single pane of glass

– More effective governance is provided as the File Fabric not only provides the flexibility and security of the hybrid cloud model, it also provides a cloud control point for existing private data and public cloud data sets.

 

 

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Guide to creating a multi-OS shared Linux Cloud Drive with SAMBA using The File Fabric

The File Fabric provides a Linux cloud drive that can be mounted on a file system and then used as a normal drive. Samba allows file and print sharing between computers running Windows and computers running Unix. Samba sets up network shares for chosen Unix directories (including all contained subdirectories). These appear to Microsoft Windows users as normal Windows folders accessible via the network.

A File Fabric Cloud Drive can be set up as a shared drive on a Linux file server allowing you to share it amongst many users on your network. This is useful if you want to share cloud resources from a single user account across many users.

Here is a step by step guide to configuring Samba and the File Fabric Linux drive. First, make sure you have installed Samba. Samba is included with most of the Linux distributions. For this we are using CentOS 5.5.

1. Make a backup of your /etc/samba/smb.conf file and then edit the smb.conf file (Make sure the workgroup is the same as the workgroup windows machines belong to.). It should have the following:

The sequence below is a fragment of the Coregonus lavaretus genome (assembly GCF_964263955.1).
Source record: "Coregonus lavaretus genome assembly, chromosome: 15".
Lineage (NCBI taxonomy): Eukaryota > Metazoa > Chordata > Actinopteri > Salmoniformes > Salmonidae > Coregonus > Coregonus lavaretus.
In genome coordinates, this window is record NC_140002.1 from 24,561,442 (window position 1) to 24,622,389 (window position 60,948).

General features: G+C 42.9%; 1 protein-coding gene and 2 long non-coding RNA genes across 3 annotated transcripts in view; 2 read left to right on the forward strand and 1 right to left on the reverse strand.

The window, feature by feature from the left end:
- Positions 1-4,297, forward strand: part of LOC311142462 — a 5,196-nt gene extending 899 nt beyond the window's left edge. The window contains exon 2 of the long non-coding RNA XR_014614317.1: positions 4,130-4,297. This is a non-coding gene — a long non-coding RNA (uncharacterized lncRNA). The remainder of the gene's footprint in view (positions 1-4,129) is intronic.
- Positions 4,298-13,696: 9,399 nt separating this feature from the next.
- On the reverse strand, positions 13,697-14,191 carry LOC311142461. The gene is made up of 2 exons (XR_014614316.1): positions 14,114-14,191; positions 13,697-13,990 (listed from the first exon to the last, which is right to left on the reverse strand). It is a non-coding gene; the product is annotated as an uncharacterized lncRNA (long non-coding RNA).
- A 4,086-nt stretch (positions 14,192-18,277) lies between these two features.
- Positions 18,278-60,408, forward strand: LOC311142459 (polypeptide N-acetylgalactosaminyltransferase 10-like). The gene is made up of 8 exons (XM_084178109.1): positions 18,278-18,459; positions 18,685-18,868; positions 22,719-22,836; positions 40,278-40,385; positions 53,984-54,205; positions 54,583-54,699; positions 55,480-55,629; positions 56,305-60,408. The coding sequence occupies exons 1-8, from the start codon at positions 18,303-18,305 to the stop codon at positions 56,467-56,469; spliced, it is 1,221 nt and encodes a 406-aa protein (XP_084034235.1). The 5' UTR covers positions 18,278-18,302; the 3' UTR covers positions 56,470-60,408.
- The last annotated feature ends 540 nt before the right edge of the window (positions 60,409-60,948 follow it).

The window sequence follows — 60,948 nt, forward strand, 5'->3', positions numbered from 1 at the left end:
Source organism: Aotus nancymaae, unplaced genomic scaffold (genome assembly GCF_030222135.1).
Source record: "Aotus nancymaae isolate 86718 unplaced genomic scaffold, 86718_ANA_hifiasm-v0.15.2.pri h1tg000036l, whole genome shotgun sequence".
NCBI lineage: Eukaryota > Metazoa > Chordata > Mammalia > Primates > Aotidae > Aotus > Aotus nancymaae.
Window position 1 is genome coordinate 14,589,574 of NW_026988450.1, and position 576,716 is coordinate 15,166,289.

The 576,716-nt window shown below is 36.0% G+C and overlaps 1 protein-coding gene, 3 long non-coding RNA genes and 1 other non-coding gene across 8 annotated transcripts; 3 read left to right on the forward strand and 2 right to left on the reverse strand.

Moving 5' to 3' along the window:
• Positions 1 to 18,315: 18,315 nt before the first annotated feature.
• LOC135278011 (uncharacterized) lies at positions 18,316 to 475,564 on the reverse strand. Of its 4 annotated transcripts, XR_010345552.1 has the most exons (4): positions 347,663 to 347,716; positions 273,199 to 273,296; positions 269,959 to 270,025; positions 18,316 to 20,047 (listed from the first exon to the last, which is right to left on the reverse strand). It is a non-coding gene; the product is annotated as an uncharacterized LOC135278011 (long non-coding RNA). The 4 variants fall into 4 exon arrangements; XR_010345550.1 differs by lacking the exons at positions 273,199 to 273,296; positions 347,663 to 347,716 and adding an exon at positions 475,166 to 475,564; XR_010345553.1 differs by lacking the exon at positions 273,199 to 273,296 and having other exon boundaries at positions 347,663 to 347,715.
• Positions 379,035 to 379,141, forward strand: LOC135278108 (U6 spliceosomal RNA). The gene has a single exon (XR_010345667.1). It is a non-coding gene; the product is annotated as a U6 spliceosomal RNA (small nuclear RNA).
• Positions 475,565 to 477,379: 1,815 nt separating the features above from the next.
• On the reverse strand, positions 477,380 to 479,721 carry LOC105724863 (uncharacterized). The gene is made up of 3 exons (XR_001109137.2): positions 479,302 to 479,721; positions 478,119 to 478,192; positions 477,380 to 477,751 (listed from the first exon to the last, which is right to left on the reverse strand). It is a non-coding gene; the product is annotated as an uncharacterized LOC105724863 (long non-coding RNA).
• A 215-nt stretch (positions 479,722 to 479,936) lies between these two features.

[global]
workgroup = WORKGROUP
encrypt passwords = yes
[smedrive]
comment = smedrive mount
path = /export/sme
read only = no

For further information on Samba configuration file please see http://www.samba.org/samba/docs/using_samba/ch06.html

2. The File Fabric Linux drive uses the open-source Fuse code and the out-of-the-box settings do not allow sharing in this manner. Therefore we need to  create a file /etc/fuse.conf with the following one line content and after we do that the machine needs to be rebooted for it to take effect.

user_allow_other

For further information on Fuse please see http://sourceforge.net/apps/mediawiki/fuse/index.php?title=Fuse.conf

3. Create the directory where we will mount the drive:
# mkdir -p /export/sme
# chmod 1777 /export/sme

4. Add linux and samba users:
# groupadd smeuser
# useradd -m -n -ppassword -gsmeuser smeuser
# smbpasswd -a smeuser

New SMB password:
Retype new SMB password:
Added user smeuser.
#
5. In the File Fabric Client select File →Advanced and check share your drive check box. Mount the the File Fabric Linux drive make sure the mount folder is /export/sme. By default the File Fabric drive mounts with the “allow_other” option enabled.

6. Start the samba services

# service smb start

Starting SMB services:                                     [  OK  ]

Starting NMB services:                                     [  OK  ]

#

7. Test the samba services.

8. If everything has gone correctly so far you can now mount the shared drive in windows and from the Finder in Mac OSX (using ‘Connect to Server->Go’) and any platform that supports SMB protocol

For windows make sure the workgroup is the same as defined in smb.conf file and you can ping the Linux machine.

9) Open a command prompt and run the command

net use t: file://localhost/smb/::172.16.195.161:smedrive /user:smeuser password

10. Open explorer you will see the drive appear in explorer